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Logging and Sawmilling Journal November 2014

December/January 2015

On the Cover:
Equipment manufacturer T-Mar Industries is addressing the increasing volumes of second-growth timber on steep slopes in B.C. with its new Log Champ 550 grapple yarder. The first Log Champ 550 is being used by new owners Southview Forest Services Ltd. on Redonda Island, on B.C.’s lower coast, yarding second-growth fir. (Cover photo and story photos courtesy of T-Mar Industries)

The forest industry worker gap—and becoming ‘cool’
The forest industry can no longer assume the huge workforces it has been used to in the past are still going to be there when it needs them. It now needs to capture the hearts and minds of its future workforce—in short, it needs to be considered a ‘cool’ and lucrative career choice.

Safety champion
Don Banasky, president of the Truck Loggers Association and vice-president of operations at fast-growing Tamihi Logging, is a champion of safety in B.C.’s coastal forest industry.

Winning the sawmill battle—and the war
Saskatchewan’s L & M Wood Products is winning the employee training battle, with a program that was actually designed for training people on the manufacturing line in World War II.

True multi-purpose head
B.C.’s Tolko Industries has been trying out the GP grapple processor head, produced by Pierce Pacific, and after six months the multi-purpose GP head has been able to prove its stuff successfully in two different types of trials in the B.C. Interior.

Canada’s newest sawmill revs upLakeland Mills’ newly completed sawmill in Prince George, B.C., is like no other sawmill built before it in terms of production, employing the very latest technology to attain the maximum recovery and value from its available wood fibre—but with a very strong focus on safety.

The New Lakeland Team

More stringent WorkSafeBC
investigation techniques being
introduced

Sinclar Group a PowerSmart leader

Lakeland’s—and the Sinclar
Group’s—rich community history

The Edge
Included in The Edge, Canada’s leading publication on research in the forest industry, are stories from the Canadian Wood Fibre Centre, Alberta Innovates - Bio Solutions and FPInnovations.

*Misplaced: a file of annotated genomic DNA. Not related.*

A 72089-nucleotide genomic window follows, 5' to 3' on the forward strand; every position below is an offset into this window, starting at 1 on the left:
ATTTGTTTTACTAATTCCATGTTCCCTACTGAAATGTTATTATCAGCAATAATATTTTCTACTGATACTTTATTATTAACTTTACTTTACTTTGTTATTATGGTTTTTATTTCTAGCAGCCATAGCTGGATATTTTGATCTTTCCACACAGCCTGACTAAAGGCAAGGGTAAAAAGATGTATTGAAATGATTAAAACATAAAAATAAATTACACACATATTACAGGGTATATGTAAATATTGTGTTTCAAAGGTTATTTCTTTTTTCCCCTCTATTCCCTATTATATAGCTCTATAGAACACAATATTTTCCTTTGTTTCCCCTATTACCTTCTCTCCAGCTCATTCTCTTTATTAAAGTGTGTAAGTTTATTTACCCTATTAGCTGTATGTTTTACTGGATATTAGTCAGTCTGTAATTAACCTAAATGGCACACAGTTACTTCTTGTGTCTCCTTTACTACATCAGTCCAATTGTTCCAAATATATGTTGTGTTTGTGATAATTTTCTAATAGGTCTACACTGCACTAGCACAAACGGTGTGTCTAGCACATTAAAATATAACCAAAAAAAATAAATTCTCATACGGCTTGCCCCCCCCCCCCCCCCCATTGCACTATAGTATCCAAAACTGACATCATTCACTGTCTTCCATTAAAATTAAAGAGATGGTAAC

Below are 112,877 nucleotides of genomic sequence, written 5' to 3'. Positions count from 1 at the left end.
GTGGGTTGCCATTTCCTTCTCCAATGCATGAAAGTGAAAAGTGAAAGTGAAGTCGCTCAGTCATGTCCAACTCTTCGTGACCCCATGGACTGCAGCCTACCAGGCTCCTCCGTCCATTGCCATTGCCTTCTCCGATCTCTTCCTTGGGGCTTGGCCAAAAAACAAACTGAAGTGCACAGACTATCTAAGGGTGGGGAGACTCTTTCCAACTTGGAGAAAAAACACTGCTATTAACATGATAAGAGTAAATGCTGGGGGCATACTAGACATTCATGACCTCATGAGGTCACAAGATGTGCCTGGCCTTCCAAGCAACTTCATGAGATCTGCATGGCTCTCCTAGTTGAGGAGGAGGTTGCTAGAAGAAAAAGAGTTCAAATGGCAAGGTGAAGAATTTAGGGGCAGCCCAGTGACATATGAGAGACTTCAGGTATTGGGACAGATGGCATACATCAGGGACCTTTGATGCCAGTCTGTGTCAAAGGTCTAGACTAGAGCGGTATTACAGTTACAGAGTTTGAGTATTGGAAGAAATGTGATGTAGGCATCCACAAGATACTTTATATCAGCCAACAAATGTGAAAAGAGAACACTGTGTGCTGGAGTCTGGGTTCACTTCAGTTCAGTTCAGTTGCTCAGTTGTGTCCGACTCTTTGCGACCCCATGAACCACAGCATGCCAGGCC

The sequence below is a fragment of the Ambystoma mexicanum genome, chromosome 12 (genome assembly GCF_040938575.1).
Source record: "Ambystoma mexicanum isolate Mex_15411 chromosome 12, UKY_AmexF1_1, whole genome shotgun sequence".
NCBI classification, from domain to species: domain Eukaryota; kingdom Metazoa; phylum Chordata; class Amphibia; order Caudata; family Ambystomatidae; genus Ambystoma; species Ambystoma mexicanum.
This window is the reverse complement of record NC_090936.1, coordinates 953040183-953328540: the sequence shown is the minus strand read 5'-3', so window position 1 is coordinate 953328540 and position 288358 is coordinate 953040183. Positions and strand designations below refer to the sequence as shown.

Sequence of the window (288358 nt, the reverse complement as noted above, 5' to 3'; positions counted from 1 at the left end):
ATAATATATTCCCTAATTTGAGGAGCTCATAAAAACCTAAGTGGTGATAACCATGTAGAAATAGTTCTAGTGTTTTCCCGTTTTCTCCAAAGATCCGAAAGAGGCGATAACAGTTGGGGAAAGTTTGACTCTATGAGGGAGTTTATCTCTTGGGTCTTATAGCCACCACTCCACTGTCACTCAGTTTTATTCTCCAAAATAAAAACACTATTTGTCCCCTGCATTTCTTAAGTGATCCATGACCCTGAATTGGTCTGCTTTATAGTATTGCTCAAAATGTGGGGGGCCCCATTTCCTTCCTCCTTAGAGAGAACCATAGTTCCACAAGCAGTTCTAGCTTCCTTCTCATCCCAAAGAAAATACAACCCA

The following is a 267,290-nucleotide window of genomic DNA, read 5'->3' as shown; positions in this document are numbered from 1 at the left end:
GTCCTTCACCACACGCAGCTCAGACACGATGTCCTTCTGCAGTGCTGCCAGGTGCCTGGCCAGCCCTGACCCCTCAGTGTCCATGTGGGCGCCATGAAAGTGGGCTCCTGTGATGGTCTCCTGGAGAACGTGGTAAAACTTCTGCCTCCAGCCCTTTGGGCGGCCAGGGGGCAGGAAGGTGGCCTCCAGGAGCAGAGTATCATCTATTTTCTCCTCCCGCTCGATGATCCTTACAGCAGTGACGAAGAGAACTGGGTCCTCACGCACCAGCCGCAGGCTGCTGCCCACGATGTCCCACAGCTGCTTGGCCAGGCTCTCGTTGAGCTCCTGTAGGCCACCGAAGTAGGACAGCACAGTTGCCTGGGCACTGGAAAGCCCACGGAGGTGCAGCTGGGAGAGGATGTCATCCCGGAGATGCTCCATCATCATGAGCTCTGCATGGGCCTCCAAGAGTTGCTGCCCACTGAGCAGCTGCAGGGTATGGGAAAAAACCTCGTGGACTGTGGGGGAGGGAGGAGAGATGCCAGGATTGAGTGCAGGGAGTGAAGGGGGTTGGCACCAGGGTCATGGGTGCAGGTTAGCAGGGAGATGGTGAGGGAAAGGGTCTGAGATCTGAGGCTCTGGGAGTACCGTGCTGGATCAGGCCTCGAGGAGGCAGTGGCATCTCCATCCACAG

New grapple yarder for British Columbia loggers
Working with its industry-leading design expertise—and with an industry heritage reaching back decades—T-Mar Industries recently introduced the Log Champ 550, its new steep slope grapple yarder designed to take on the increasing volumes of second-growth timber in B.C.

Going four-wheeling with Waratah’s new head
Waratah’s new 622C 4x4 multi-tree processing head with four roller drive is getting solid praise from the folks at McNeil and Sons Logging in the B.C. Interior, where it makes for a solid harvesting combo with a John Deere 2154D carrier.

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Lakeland Mills’ newly completed sawmill in Prince George, B.C.Canada’s newest sawmill revs up

Lakeland Mills’ newly completed sawmill in Prince George, B.C., is like no other sawmill built before it in terms of production, employing the very latest technology to attain the maximum recovery and value from its available wood fibre—but with a very strong focus on safety.

By Jim Stirling

Canada’s newest sawmill is like no other built before it.

Lakeland Mills Ltd.’s new plant in Prince George, British Columbia does have familiar objectives. It’s designed to attain the maximum recovery and value from its available wood fibre. And it employs sophisticated high speed log breakdown and conversion machinery to manufacture Lakeland’s premium stud lumber.

But what sets Lakeland’s new mill apart from other recent rebuilds is the integration of safety features throughout the sawmill’s design. The overall goal is sawdust mitigation, and the approach has been twofold: to capture and remove dust at source through an elaborate, mill-wide automated vacuum system and to reduce areas where dust can collect. The result is expected to be a sawmill with a dust control improvement factor more than seven times that of the mill it replaces.

Lakeland Mills’ preoccupation with sawdust mitigation became that of an entire continental sawmilling industry following the events at Lakeland on April 23, 2012. On that date, a catastrophic explosion and subsequent fire killed two Lakeland Mill workers and 22 other employees were injured. Three months earlier, a similar explosion and fire at the Babine Forest products sawmill near Burns Lake, B.C. had also killed two sawmill workers and injured 20 others. Detailed investigation into both incidents confirmed sawdust accumulations with their propensity to explode were a contributing factor to the incidents at both mills.

“We wish this tragedy had never happened but we are committed to learning from the experience,” said Greg Stewart, president of Sinclar Group Forest Products which owns Lakeland Mills. His comments were made when the decision to rebuild the mill was made public in July 2013. “Obviously the circumstances that led to this are not ideal and it continues to weigh heavily on our minds, our thoughts. It’s with that incident in mind that we put a lot of effort into this,” announced Stewart in December 2014 just prior to the new Lakeland Mills start-up. “We’re all committed to making sure we have a safe operation.”